WASHINGTON, Feb. 25 (UPI) -- Capital Comment -- Daily news notes, political rumors, and important events that shape politics and public policy in Washington and the world from United Press International.
The end of an era ...
The New York State Liberal Party, the longest continually existing third party in the nation, has closed its doors. In a letter posted on its Web site dated January 2003, the party says the headquarters on Eighth Avenue in Manhattan has been closed and that the party has ceased raising money.
Under New York law, a political party qualifies for continuing recognition if its gubernatorial candidate polls in excess of 50,000 votes in the most recent election. The endorsed candidate in the 2002 gubernatorial election, former U.S. Housing Secretary Andrew Cuomo, only polled around 16,000 votes, causing the party to lose its automatic ballot access.
Cuomo, who had campaigned for the nomination of both the Liberal and Democratic parties, withdrew from the race before voters went to the polls.
"The State Policy Committee," the letter says, "decided to face the inevitable" and terminate operations though plans exist to keep the Web site active through the year.
The closure marks the end of an illustrious political tradition that began in 1944 as a reaction to the Tammany bossism of the New York State Democratic Party. An impressive list of candidates, Democrats and Republicans, also carried the Liberal banner in the general election because, under New York law, cross endorsements are permitted.
Among the more notable winning candidates are former Gov. Mario Cuomo, former U.S. Sens. Herbert Lehman, Robert F. Kennedy and Daniel Patrick Moynihan, and New York City Mayors Fiorello H. LaGuardia, John Lindsey and Rudy Giuliani. Former New York Republican Sen. Jacob Javits also held the line in his 1980 election bid after he lost the GOP nomination to Al D'Amato.
The letter says the party may reappear in some form and that "a clearing-house for political news from across the state" will continue on the Web site but, for now, the party has officially ceased to exist.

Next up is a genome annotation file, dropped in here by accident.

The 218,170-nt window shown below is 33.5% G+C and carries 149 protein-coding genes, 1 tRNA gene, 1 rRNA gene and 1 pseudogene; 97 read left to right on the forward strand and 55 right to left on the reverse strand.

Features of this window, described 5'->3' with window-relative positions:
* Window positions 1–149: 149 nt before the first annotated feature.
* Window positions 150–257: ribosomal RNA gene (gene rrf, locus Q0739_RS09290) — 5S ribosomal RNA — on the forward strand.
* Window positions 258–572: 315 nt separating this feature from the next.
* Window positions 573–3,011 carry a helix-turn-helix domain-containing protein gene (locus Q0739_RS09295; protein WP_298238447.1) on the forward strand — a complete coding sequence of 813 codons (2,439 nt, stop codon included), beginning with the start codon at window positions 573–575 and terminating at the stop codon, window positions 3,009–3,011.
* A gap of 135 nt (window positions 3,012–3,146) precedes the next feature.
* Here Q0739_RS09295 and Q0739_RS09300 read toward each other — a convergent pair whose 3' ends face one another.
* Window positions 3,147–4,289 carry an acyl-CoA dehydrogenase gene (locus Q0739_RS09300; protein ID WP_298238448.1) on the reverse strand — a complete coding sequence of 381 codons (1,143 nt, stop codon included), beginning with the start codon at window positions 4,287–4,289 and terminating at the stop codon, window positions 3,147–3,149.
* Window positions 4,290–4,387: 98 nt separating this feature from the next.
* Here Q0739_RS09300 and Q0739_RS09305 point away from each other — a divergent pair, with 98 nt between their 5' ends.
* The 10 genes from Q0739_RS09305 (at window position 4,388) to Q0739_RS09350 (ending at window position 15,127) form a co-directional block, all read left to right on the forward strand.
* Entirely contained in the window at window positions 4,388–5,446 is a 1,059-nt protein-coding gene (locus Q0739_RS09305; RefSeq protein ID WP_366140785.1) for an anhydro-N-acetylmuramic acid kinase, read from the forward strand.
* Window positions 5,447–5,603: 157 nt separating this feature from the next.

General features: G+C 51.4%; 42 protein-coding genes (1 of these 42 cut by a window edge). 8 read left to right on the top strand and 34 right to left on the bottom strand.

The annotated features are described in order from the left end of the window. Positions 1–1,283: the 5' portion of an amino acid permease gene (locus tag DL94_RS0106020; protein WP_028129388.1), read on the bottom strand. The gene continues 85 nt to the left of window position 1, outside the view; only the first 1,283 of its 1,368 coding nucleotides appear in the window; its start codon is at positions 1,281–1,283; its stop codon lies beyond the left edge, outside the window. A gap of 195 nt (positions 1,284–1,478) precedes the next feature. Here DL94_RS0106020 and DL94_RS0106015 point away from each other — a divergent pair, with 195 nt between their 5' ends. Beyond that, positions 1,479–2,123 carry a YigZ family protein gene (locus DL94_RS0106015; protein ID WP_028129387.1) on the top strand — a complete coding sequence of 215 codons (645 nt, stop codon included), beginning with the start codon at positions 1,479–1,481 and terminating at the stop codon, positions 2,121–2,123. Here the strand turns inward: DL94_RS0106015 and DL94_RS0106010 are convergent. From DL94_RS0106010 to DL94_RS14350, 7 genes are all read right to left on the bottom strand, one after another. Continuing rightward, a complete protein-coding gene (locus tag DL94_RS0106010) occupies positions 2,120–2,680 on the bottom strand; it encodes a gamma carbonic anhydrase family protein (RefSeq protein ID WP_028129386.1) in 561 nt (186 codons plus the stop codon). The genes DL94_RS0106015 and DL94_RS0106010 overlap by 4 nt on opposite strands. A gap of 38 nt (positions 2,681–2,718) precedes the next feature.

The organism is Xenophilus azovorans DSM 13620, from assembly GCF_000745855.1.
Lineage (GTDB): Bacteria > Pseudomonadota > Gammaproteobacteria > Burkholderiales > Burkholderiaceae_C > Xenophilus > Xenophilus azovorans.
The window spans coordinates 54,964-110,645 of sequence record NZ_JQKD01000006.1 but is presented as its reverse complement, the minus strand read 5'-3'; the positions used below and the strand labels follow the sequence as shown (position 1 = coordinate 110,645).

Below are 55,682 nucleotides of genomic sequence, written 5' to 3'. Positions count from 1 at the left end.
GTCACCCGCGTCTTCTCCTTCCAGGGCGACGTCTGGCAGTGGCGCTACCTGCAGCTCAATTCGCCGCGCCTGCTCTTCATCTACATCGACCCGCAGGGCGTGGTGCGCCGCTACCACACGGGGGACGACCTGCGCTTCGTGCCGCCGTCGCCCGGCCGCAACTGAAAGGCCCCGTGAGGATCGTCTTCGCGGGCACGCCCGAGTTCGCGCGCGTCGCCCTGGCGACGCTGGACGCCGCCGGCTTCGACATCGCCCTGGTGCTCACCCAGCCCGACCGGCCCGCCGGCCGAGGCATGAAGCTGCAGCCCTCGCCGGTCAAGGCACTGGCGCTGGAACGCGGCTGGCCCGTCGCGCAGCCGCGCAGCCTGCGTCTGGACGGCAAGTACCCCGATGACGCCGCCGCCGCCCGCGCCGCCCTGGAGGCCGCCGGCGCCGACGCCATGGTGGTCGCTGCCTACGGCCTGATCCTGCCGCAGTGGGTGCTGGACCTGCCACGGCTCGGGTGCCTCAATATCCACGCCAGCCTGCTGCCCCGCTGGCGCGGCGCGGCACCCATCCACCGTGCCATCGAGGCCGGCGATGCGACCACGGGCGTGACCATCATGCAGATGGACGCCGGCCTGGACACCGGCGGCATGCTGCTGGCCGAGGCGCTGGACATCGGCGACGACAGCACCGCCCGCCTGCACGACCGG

Singing the blues ...
U.S. Rep. Jeff Flake, R-Ariz., wants to know why the GRAMMY Foundation of Santa Monica, Calif., the non-profit arm of the Recording Academy -- sponsor of the prestigious Grammy Awards -- got an $800,000 grant for music and arts education programs as part of the 2003 Omnibus Appropriations Bill recently passed by Congress and signed into law by the president.
The foundation exists "to bring national attention to important issues such as the value of music and arts education and preserving our rich cultural legacy for future generations." Its work is widely praised and former U.S. Education Secretary Richard Riley says, "The GRAMMY Foundation (is) opening up new opportunities in education for America's young people."
Flake agrees the group's mission is a noble one but he still wants to know why U.S. taxpayers have been put in the position of kicking in money for a foundation tied to an industry full of multi-millionaire executives and recording artists.
"Norah Jones won a handful of Grammy awards for a song called 'Don't Know Why,'" Flake says. "I think that could probably describe a lot of taxpayers trying to figure out why their tax dollars are going to the Grammy Foundation."
Breaking down barrios to ownership ...
The Latino Coalition, which monitors federal, state and local public policy initiatives for their impact on the U.S. Hispanic community, is holding a Small Business Economic Conference in Washington beginning Tuesday. The conference brings together Latino small business owners from all across the United States to Washington where they will discuss "ways to stimulate the economy and protect and improve the environment for growth and prosperity in our business community," TLC President Robert Deposada said. Among those who have confirmed as speakers for the event are U.S. Senate Majority Leader Bill Frist, R-Tenn.; Sen. Max Baucus, D-Mont.; U.S. Small Business Administration head Hector Barreto, U.S. Housing Secretary Mel Martinez, and the Hon. Alberto Gonzales, the White House legal counsel.
'Round and 'round they go ...
Former Federal Election Commissioner Karl Sandstrom, a Democrat, has joined the Washington office of the Seattle-based law firm Perkins Coie. Sandstrom, a Democrat appointee to the commission, repeatedly came under fire at the end of his tenure. He repeatedly voted with the three Republican members of the FEC as the commission was engaged in the rule-making process made necessary by the McCain-Feingold-Shays-Meehan law that imposed new regulations on campaign contributions and spending. Sandstrom, whose term had expired, remained a commissioner until his successor, Democrat Ellen Weintraub, was appointed.
According to the National Journal, a weekly magazine covering events in Washington, Sandstrom will now be "of counsel" to the firm's Washington office -- which specializes in election law and is home to Bob Bauer, considered by many to be the best Democrat election law attorney in Washington.
It is worth noting that Weintraub, Sandstrom's replacement on the commission, also has a Perkins Coie affiliation. Before being named to the commission Weintraub, who was recently elected chairman of the FEC by her colleagues, was also "of counsel" to the firm and a member of its Political Law Group.
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